[Future Tense Books; 2016]
Before New Yorkers adopted Birkenstock sandals, there existed a very different Oregon: a quiet, working-class state trying to move beyond its logging days, a state that was of little interest to the rest of the United States since One Flew Over the Cuckoo’s Nest. But suddenly, Oregon catapulted into cultural relevancy. The “hipster” weaseled its way into popular lexicon, and we all became familiar with the sounds of The Shins. A migratory path had emerged from Williamsburg straight to the Alberta Arts District in Northeast. Fred Armisen and Carrie Brownstein declared: “the dream of the ‘90s is alive in Portland.”
With The Folly of Loving Life, Monica Drake attempts to capture this shift in relevancy and illustrate the Oregonians that Portlandia left behind. In the formal style of Elizabeth Strout’s Olive Kitteridge, Drake’s Folly is composed of interconnected stories that span roughly 50 years. Focusing on sisters Vanessa and Lu and the characters surrounding them, Folly aims to catalog the demographic transformation of Portland.
Despite its relatively contained scope, Folly is too ambitious in relation to Drake’s control of language. Implied in “transformation” is a before and after, but with Folly, Drake does not quite present either, as her weak imagery makes it inconceivable to elicit a sense of Portland. For a project so rooted in setting, the writing is heavy on description yet lacking in imagery: kitchens are “outdated but comfortable, with adorable wood counters,” and the fertile Oregon land expressed with a simple allusion to Mt. Hood. The writing is sloppy, filled with redundancies feigning melody. In one of the opening stories, “The Arboretum,” Drake describes the old house that Vanessa and Lu’s family move into as a “forgotten place, nearly abandoned.”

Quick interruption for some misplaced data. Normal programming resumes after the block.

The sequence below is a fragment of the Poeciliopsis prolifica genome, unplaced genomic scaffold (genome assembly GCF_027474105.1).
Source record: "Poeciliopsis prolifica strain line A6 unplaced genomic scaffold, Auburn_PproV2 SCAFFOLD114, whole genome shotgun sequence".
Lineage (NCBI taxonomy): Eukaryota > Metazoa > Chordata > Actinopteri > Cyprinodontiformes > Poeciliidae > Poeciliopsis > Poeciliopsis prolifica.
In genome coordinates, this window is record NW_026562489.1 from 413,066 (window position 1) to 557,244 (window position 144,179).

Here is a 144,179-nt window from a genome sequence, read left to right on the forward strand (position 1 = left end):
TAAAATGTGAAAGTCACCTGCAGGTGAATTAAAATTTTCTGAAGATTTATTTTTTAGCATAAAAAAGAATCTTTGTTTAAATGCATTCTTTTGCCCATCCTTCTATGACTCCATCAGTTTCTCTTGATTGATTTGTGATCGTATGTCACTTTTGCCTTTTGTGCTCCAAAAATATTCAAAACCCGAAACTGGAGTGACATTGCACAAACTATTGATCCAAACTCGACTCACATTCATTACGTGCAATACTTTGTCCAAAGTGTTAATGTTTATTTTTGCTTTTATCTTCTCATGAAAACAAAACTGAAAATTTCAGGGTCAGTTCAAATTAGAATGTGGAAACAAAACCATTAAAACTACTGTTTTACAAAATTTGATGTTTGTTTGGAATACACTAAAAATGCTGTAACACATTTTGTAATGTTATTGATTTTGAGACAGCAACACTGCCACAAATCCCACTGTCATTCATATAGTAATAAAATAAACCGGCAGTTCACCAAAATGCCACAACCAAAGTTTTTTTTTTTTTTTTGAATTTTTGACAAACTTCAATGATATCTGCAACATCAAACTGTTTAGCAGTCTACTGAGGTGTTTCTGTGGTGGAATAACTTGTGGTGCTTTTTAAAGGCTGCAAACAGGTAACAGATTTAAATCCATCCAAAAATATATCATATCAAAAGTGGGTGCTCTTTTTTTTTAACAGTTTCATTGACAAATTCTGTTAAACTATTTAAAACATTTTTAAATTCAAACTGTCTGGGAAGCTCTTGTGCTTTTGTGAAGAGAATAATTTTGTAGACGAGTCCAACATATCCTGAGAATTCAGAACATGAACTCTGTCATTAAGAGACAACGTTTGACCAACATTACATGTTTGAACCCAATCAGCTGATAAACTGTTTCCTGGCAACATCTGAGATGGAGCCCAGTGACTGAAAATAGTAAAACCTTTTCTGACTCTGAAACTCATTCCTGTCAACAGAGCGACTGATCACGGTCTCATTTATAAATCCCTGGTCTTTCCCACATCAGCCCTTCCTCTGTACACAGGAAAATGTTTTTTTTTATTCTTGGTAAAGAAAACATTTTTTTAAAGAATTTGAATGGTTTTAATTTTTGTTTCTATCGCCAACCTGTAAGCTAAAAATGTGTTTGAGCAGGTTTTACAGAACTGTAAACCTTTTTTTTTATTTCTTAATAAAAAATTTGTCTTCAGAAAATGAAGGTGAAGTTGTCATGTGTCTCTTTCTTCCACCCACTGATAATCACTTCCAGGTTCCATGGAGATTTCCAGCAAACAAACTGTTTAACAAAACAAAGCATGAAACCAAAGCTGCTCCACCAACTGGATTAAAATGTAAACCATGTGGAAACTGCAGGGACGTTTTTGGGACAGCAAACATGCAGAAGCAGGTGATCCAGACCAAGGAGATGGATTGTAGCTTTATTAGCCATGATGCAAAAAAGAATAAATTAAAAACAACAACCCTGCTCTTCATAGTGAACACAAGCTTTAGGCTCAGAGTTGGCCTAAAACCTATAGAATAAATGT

The stock-like characters are equally difficult to inhabit. “The Arboretum” centers on Baysie and Colin, Vanessa and Lu’s parents, and the rapid decline of their marriage after buying a house slightly outside of Portland. The house as it turns out, is quite spooky; its sinister qualities described through predictable markers of creepiness like poles that read “K-I-L” trailing off “as though whoever wrote it had fallen” and mysterious radios that only Baysie hears. Of course, when Baysie confides in Colin, expressing her anxieties about the “haunted” house, he refuses to listen to her. Eventually, in other stories, we learn from her daughters that Baysie spends the rest of her life in and out of psychiatric treatment. Drake employs Baysie’s mental break and absence from her daughters’ lives to establish that Vanessa and Lu are Deep because they are Troubled. The indicators and actions of their tortured lives are timeworn: Baysie and Colin are absent, so Vanessa runs away. Lu laments Vanessa’s leaving and her lonely existence by sleeping with men twice her age. Their friends have substance abuse problems, tattoos, and don’t believe in love—all tropes of the “Tortured” that Drake fails to complicate and renew.
Perhaps part of the reason the characters seem hollow is that their respective narrative voices never demonstrate change. In “Miss America Has a Plan,” a twenty-something Vanessa traveling through Central America sounds the same as 38-year-old Vanessa with a Master’s in Critical Theory in “S.T.D. Demon.” Vanessa’s voice doesn’t mature; she comes across as a horny young woman grasping desperately at sexual maturity and depth no matter her age: “My knees went wobbly, my spine hot: the baddest of bad boys, hotter than a stoned hockey player. Yes, I have a weakness,” and “I envisioned myself down on one knee in that taco shack, saying make me your fifth [wife], fill out that hand, count your mistakes and me among them.” Lu’s character also suffers, as she perpetually inhabits a surly teenager who feels entitled to “depth.” This emotional stuntedness of the protagonists does not seem purposeful — just exhausting.